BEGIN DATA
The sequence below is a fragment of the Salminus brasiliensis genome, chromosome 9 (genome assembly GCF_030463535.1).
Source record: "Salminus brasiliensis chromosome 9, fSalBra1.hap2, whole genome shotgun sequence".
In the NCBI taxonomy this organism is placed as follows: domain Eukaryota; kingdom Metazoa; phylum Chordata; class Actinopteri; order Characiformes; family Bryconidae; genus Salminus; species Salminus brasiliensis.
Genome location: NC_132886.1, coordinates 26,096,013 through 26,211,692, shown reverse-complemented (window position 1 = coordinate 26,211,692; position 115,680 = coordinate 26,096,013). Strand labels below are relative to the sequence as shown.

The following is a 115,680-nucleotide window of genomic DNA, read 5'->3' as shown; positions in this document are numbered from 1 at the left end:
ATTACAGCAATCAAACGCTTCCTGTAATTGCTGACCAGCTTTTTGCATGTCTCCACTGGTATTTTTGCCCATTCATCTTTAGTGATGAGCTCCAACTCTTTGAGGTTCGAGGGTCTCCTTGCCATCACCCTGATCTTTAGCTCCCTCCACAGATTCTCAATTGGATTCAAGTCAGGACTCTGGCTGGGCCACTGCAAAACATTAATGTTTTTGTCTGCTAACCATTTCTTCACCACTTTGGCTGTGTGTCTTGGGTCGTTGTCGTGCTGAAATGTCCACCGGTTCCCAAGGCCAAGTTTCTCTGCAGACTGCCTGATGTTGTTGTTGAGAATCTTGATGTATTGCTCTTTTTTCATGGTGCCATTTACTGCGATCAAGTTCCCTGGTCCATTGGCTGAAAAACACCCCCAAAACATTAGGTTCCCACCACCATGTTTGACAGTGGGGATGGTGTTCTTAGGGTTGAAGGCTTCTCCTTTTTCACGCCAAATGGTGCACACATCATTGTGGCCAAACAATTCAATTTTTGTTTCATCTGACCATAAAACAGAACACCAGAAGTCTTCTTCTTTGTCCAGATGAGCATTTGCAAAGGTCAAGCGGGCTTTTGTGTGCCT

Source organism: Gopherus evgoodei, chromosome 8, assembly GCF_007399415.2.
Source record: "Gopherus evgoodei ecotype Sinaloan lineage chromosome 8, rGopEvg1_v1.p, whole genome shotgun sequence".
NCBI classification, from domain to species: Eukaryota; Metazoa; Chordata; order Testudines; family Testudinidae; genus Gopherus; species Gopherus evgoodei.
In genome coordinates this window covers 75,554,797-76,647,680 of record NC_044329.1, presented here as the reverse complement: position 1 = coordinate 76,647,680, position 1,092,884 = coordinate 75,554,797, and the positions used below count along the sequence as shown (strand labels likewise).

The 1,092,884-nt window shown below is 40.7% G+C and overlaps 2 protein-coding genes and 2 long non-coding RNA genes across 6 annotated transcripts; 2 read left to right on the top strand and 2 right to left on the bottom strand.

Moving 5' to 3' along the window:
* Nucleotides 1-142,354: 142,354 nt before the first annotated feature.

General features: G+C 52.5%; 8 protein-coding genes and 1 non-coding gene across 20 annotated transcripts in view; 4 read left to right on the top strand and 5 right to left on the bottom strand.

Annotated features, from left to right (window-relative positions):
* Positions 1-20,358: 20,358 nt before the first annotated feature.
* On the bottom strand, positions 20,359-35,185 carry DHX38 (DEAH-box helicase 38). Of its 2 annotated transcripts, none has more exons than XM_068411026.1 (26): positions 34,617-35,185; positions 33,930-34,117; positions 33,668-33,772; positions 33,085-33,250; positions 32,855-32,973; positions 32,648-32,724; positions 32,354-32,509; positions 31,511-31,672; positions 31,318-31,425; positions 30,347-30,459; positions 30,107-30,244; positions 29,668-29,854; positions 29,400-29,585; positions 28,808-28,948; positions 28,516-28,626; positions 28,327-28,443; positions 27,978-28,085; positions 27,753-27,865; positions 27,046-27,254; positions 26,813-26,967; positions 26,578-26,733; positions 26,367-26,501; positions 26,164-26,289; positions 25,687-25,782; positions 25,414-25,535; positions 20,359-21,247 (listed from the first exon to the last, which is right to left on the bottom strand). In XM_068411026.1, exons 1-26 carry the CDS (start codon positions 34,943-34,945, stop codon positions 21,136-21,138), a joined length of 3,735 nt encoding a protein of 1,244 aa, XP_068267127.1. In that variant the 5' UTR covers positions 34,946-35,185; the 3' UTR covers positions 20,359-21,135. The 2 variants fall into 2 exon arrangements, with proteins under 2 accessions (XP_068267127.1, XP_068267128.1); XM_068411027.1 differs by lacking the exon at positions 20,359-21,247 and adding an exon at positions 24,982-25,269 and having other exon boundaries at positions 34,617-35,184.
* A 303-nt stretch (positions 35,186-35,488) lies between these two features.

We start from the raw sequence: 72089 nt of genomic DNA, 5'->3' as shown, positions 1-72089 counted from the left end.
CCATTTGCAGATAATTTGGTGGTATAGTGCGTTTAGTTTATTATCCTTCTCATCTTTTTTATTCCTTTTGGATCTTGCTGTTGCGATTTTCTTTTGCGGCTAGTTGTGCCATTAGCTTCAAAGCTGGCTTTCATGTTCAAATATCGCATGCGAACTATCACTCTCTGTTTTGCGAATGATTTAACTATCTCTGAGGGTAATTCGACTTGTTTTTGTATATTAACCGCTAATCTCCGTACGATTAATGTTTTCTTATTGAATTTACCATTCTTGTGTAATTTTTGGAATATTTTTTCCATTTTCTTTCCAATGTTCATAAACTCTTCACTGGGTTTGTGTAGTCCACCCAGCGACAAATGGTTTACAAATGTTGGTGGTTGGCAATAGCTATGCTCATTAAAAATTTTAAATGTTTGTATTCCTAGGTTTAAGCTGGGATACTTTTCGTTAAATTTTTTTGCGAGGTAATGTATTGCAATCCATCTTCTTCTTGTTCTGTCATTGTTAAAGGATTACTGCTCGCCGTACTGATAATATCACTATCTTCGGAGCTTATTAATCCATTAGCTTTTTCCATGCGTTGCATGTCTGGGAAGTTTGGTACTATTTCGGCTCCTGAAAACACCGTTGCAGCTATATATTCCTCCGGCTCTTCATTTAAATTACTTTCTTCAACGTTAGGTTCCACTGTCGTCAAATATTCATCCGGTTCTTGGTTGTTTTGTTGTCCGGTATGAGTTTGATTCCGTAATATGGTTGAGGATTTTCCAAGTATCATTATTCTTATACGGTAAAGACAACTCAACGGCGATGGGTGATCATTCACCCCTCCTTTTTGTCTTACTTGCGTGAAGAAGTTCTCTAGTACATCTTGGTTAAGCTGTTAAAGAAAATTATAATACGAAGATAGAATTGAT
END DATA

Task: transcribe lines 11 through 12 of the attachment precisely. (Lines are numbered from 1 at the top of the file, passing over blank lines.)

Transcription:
The 1,092,884-nt window shown below is 40.7% G+C and overlaps 2 protein-coding genes and 2 long non-coding RNA genes across 6 annotated transcripts; 2 read left to right on the top strand and 2 right to left on the bottom strand.

Moving 5' to 3' along the window: